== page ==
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Decline in women racers raises alarm, sparks action

Posted by on July 23rd, 2007 at 10:26 am

[Updated at 12:39pm]

Racing at PIR

Women compete at PIR series.
(File photo)

The local road racing community is worried about the decline in the number of women racers. To reverse the trend, they’ve stepped up their outreach efforts and launched an online survey find out the cause.

The number of women racers has dwindled so much in recent months that some race organizers have had to combine small fields to be able to run their events.

Mike Murray with the Oregon Bicycle Racing Association (OBRA) says that while the number of purchased memberships is on the rise, women’s participation in some local events is on a downward trend.

Of the total OBRA membership, slightly more than 15% are women (which equates to 400 members).

The declines, however, have not been consistent throughout each category nor at every race. Clark Ritchie, who organizes the popular Mt. Tabor Series noted an increase among entry-level (Category 4) women in contrast to lower numbers in the senior women’s field.

Racing at PIR

Kronda Adair at PIR.
(File photo)

At the Monday Night Racing Series held at Portland International Raceway (PIR), the number of women in the novice fields has been on a steady decline.

Jim Anderson, the man behind the PIR series, worries that the novice field will no longer be part of the series if more women do not come out to race. As this is one of the few true “novice” races for women in the Portland area, it would be a great loss for the racing community.

Tonight at PIR: Ladies Night
In response, Anderson is holding a special “Ladies Night” event tonight to bolster attendance. Race organizers have partnered up with Hillsboro-based cycling apparel retailer Team Estrogen to offer $10 gift certificates for each female entrant. Top finishers in the night’s races will also receive a pair of Teva clogs.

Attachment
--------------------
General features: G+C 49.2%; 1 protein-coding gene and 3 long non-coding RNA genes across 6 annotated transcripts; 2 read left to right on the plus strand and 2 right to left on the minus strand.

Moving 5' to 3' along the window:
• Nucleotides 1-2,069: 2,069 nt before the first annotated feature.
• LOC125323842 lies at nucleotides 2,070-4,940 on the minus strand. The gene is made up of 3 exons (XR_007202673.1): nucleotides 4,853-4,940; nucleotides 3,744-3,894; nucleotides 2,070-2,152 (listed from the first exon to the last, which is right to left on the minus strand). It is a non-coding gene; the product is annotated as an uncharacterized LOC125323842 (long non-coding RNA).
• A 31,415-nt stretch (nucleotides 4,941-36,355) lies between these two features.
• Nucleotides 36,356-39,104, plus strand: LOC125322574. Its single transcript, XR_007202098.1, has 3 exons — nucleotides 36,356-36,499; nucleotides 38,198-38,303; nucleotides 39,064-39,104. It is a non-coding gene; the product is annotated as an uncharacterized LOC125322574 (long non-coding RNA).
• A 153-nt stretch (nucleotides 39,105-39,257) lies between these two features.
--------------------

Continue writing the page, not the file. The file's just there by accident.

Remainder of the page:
A clinic for first-time racers will kick of the event at 5:45 tonight.

In another attempt to encourage more women to race and understand the needs of current racers, a group of local women cyclists have put together an online survey.

Local racer Uma Kleppinger says she helped put the survey together to,
“try to gather more specific information about why women race or not, and what factors contribute to which races women participate in.”

Another effort to bolster the ranks of women racers is a series of “Meet the Team” and women specific rides scheduled for this fall (more info here). The rides are a joint effort by several local teams and are designed to introduce women to group and team riding in a non-competitive environment (the rides will have a “no-drop” policy).

Despite these efforts, the reason for the decline of women racers remains unclear. It’s obvious that there is a substantial reservoir of women who are interested in racing; the issue is now how best to activate them. Any attempts to help this part of the community grow are beneficial for OBRA, racers and the women themselves.

To learn more about these and other women’s racing opportunities, read the the OBRA email list.

Also, don’t forget to take the Oregon Women’s Bike Racing survey.

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  • Bearhat July 23, 2007 at 10:52 am

    I want to race cross, but I need to find a frame that fits first. You\’ll see me out there one day!!

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  • Cecil July 23, 2007 at 10:58 am

    I had really hoped to learn to race at PIR this year, but there\’s this little thing called a job that prevents me from getting to the track that early on a weeknight – drats.

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  • Bearhat July 23, 2007 at 11:09 am

    Ditto Cecil!

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  • patrick July 23, 2007 at 11:36 am

    Looks like 40+ women are coming out to PIR Mountain Bike Short Track. Dirt is the gateway into riding. Come on out and give it a try, you can check out what the road scene is all about as well.

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  • Nikki July 23, 2007 at 11:43 am

    In response to Cecil and others who are interested in racing, please fill out the survey so these thoughts can be collected. -Maybe other women are not racing because of similar reasons (job, time factors, support, money, etc.). Hopefully these issues will be looked at and maybe races can be altered to fit the needs of the entire racing community of women. For newbie racers: PIR is a great beginner race. Go and have fun!

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  • Jessi July 23, 2007 at 12:33 pm

    To quote Mike Murray, from the OBRA message board:

    \”Historically a higher percentage of women members have attended races
    compared to men. In general about 10% of the available market will turn out
    to any given race. For women\’s race this has, in the past, been closer to
    20% for many races. As total numbers of women members go up I expect that